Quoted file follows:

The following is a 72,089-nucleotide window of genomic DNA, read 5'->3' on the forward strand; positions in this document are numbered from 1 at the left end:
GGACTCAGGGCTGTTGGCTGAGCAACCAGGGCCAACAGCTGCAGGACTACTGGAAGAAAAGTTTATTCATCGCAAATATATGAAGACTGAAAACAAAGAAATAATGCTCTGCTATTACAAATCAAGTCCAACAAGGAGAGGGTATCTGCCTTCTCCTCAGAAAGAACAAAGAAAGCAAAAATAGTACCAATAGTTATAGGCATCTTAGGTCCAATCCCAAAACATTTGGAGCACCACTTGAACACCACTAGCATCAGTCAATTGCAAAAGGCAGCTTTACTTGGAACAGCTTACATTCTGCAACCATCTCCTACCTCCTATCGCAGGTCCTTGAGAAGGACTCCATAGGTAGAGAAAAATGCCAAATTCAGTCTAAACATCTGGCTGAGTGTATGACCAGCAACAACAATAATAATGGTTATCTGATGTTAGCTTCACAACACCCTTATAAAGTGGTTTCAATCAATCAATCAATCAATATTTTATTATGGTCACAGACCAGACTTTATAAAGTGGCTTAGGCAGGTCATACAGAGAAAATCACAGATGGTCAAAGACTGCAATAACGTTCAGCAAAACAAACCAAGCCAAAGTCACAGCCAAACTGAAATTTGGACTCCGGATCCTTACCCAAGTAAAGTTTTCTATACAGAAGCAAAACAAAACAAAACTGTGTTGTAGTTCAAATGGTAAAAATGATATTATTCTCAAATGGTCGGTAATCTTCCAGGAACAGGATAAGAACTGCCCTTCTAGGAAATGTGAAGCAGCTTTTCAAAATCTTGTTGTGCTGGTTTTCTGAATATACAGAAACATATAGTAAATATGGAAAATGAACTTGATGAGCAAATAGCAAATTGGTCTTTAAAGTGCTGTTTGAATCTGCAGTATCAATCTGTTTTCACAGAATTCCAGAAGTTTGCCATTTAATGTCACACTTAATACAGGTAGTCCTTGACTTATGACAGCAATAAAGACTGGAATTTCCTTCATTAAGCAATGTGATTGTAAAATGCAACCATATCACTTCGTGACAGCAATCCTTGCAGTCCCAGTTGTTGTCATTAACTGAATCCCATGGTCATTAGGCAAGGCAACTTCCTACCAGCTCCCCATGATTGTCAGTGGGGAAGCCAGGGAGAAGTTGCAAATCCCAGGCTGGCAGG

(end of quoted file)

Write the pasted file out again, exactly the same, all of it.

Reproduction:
The following is a 72,089-nucleotide window of genomic DNA, read 5'->3' on the forward strand; positions in this document are numbered from 1 at the left end:
GGACTCAGGGCTGTTGGCTGAGCAACCAGGGCCAACAGCTGCAGGACTACTGGAAGAAAAGTTTATTCATCGCAAATATATGAAGACTGAAAACAAAGAAATAATGCTCTGCTATTACAAATCAAGTCCAACAAGGAGAGGGTATCTGCCTTCTCCTCAGAAAGAACAAAGAAAGCAAAAATAGTACCAATAGTTATAGGCATCTTAGGTCCAATCCCAAAACATTTGGAGCACCACTTGAACACCACTAGCATCAGTCAATTGCAAAAGGCAGCTTTACTTGGAACAGCTTACATTCTGCAACCATCTCCTACCTCCTATCGCAGGTCCTTGAGAAGGACTCCATAGGTAGAGAAAAATGCCAAATTCAGTCTAAACATCTGGCTGAGTGTATGACCAGCAACAACAATAATAATGGTTATCTGATGTTAGCTTCACAACACCCTTATAAAGTGGTTTCAATCAATCAATCAATCAATATTTTATTATGGTCACAGACCAGACTTTATAAAGTGGCTTAGGCAGGTCATACAGAGAAAATCACAGATGGTCAAAGACTGCAATAACGTTCAGCAAAACAAACCAAGCCAAAGTCACAGCCAAACTGAAATTTGGACTCCGGATCCTTACCCAAGTAAAGTTTTCTATACAGAAGCAAAACAAAACAAAACTGTGTTGTAGTTCAAATGGTAAAAATGATATTATTCTCAAATGGTCGGTAATCTTCCAGGAACAGGATAAGAACTGCCCTTCTAGGAAATGTGAAGCAGCTTTTCAAAATCTTGTTGTGCTGGTTTTCTGAATATACAGAAACATATAGTAAATATGGAAAATGAACTTGATGAGCAAATAGCAAATTGGTCTTTAAAGTGCTGTTTGAATCTGCAGTATCAATCTGTTTTCACAGAATTCCAGAAGTTTGCCATTTAATGTCACACTTAATACAGGTAGTCCTTGACTTATGACAGCAATAAAGACTGGAATTTCCTTCATTAAGCAATGTGATTGTAAAATGCAACCATATCACTTCGTGACAGCAATCCTTGCAGTCCCAGTTGTTGTCATTAACTGAATCCCATGGTCATTAGGCAAGGCAACTTCCTACCAGCTCCCCATGATTGTCAGTGGGGAAGCCAGGGAGAAGTTGCAAATCCCAGGCTGGCAGG